Our favorite trellis is a favorite amongst farmers. We use a string trellis, which simply put, is created by running a garden twine between two stakes, weaving it around and back so there’s twine on either side of each tomato plant. 

How to trellis tomatoes

When your tomatoes reach about 18 inches, it is time to start trellising. You will need a roll of twine and scissors. Begin the trellising process by securely attaching twine to one pole at the height of the beds edge, above the silver bracket.

First Rung:   be sure the twine is secure and it horizontally across the length of the bed, alternating the twine in front of one tomato, behind the second, in front of the third, and so on. Tie the running end to the opposite pole securing with a double knot.

The rungs should be tight enough to gently support your tomatoes but should not cut into your tomato plant.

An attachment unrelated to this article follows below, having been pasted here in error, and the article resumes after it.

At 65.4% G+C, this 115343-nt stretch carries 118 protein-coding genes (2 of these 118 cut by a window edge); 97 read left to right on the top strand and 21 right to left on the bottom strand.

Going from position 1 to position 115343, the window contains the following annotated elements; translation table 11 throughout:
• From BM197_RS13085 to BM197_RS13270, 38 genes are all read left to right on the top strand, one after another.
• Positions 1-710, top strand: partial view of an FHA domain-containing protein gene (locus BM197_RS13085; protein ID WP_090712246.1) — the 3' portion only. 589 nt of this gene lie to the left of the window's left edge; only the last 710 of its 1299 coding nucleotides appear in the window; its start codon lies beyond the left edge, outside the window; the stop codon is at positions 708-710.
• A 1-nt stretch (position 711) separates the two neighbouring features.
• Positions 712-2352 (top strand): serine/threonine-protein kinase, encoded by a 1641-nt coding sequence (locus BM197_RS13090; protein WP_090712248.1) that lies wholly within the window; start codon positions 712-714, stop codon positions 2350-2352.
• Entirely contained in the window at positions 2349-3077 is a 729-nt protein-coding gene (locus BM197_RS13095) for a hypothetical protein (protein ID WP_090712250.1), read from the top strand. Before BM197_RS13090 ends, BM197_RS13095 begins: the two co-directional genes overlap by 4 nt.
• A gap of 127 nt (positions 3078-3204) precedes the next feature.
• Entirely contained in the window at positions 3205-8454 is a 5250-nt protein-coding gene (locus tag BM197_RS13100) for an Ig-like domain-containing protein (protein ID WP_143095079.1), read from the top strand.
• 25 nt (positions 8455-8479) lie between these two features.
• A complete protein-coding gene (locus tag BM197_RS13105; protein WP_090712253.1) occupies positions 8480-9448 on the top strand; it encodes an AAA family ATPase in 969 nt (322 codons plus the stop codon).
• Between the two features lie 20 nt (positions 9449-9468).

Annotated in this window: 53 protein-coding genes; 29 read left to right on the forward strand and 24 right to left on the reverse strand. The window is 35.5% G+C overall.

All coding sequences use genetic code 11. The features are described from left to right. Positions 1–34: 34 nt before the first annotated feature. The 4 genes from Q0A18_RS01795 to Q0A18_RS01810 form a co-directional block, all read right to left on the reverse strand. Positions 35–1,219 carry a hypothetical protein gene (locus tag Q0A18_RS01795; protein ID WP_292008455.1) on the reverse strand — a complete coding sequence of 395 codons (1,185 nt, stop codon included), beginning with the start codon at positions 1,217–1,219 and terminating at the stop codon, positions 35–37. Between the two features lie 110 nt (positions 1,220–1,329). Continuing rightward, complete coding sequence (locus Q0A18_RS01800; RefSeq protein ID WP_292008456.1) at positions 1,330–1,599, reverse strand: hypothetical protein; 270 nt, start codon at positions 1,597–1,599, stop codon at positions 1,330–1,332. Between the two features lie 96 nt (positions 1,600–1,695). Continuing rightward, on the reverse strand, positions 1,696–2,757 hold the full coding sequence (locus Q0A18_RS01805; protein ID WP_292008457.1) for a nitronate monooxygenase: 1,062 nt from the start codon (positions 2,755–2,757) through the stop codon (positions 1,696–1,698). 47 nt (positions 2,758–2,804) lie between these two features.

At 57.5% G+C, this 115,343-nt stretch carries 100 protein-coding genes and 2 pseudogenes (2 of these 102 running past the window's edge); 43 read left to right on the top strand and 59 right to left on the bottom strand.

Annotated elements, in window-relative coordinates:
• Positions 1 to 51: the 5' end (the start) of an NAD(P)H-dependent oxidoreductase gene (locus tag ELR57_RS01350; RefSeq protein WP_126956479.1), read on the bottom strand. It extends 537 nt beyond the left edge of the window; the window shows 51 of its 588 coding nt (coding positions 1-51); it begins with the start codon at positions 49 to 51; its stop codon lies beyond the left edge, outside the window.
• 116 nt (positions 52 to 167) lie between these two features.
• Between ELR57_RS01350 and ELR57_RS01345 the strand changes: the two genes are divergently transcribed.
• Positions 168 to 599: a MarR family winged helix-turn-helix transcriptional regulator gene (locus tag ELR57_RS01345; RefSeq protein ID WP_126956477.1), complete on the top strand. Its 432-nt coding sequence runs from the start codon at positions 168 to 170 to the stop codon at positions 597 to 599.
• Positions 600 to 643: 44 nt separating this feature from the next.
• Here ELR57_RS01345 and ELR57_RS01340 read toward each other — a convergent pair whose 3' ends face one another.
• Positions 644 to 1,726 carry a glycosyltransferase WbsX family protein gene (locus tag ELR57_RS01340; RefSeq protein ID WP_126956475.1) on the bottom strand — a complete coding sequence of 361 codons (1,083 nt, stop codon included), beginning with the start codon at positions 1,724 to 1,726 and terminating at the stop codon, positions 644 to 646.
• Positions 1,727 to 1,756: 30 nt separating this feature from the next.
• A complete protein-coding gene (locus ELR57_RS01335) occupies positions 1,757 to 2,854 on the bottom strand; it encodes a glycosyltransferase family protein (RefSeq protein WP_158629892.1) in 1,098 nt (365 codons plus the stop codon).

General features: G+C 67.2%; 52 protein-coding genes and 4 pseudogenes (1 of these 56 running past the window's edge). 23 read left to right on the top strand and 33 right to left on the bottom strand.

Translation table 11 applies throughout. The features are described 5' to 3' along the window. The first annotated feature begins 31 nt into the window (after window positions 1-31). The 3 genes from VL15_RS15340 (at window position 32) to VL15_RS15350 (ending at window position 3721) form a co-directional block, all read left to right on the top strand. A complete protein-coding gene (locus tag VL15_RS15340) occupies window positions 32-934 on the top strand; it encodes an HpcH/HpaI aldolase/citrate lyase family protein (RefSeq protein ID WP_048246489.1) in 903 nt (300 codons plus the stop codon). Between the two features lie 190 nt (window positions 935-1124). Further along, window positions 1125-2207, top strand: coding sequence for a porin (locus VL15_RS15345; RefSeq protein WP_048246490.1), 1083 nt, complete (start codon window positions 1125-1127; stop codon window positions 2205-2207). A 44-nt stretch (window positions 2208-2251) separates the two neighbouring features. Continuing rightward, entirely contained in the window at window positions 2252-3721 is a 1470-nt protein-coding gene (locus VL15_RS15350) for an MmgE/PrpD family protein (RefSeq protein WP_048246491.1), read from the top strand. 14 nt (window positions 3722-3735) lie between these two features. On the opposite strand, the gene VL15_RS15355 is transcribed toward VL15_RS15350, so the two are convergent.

Once you secure your trellis rungs, trim any loose ends.

Second Rung:  Attach twine to the pole at the same height as first rung. Similar to the pattern you followed for the first rung, alternate the twine behind and in front of your tomatoes. This time where the last rung was in front of the tomato, run the twine behind the tomato, and vice versa. This will help with stabilization between tomatoes. Secure to opposite end with double knot.


Maintenance

Continue adding rungs at 3-4 inch intervals, alternating each rung in front of one tomato, and behind the next, making sure you are on the opposite side to the rung below. As your tomatoes grow you will continue to add more rungs.

Use your best judgement for interval spacing. The main goals of the rungs are to keep your plant upright and to help support branches as they become heavier with fruits. Your first two-three rungs may be spaced closer together and you may find the intervals between newly added rungs increases as your plant grows larger.

Weather can cause plants to wilt (super-hot days) and over-time twine can loosen. If this happens, pull the twine so that it regains its original line, and knot. For those extra heavy tomatoes, it can be beneficial to add a third pole to the middle of your line.